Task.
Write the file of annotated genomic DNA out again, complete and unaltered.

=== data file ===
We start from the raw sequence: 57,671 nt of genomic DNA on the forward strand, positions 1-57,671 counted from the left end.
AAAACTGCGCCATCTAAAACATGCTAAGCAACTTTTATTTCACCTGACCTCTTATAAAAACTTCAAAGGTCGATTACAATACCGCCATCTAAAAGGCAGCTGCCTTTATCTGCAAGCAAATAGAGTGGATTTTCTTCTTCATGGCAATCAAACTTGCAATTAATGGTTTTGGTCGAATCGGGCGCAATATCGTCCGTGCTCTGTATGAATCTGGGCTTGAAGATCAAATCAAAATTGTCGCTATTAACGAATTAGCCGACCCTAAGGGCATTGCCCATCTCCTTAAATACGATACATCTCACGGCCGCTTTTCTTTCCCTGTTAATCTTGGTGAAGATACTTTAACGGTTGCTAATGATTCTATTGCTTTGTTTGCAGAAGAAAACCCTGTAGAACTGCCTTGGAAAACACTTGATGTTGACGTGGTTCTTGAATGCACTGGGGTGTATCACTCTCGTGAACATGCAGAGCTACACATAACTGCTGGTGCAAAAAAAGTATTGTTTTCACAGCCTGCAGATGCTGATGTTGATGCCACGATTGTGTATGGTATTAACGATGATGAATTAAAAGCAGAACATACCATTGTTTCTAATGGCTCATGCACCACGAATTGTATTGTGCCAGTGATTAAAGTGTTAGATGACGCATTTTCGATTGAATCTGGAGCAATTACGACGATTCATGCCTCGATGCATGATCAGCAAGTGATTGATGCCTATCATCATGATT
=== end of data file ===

We start from the raw sequence: 57,671 nt of genomic DNA on the forward strand, positions 1-57,671 counted from the left end.
AAAACTGCGCCATCTAAAACATGCTAAGCAACTTTTATTTCACCTGACCTCTTATAAAAACTTCAAAGGTCGATTACAATACCGCCATCTAAAAGGCAGCTGCCTTTATCTGCAAGCAAATAGAGTGGATTTTCTTCTTCATGGCAATCAAACTTGCAATTAATGGTTTTGGTCGAATCGGGCGCAATATCGTCCGTGCTCTGTATGAATCTGGGCTTGAAGATCAAATCAAAATTGTCGCTATTAACGAATTAGCCGACCCTAAGGGCATTGCCCATCTCCTTAAATACGATACATCTCACGGCCGCTTTTCTTTCCCTGTTAATCTTGGTGAAGATACTTTAACGGTTGCTAATGATTCTATTGCTTTGTTTGCAGAAGAAAACCCTGTAGAACTGCCTTGGAAAACACTTGATGTTGACGTGGTTCTTGAATGCACTGGGGTGTATCACTCTCGTGAACATGCAGAGCTACACATAACTGCTGGTGCAAAAAAAGTATTGTTTTCACAGCCTGCAGATGCTGATGTTGATGCCACGATTGTGTATGGTATTAACGATGATGAATTAAAAGCAGAACATACCATTGTTTCTAATGGCTCATGCACCACGAATTGTATTGTGCCAGTGATTAAAGTGTTAGATGACGCATTTTCGATTGAATCTGGAGCAATTACGACGATTCATGCCTCGATGCATGATCAGCAAGTGATTGATGCCTATCATCATGATT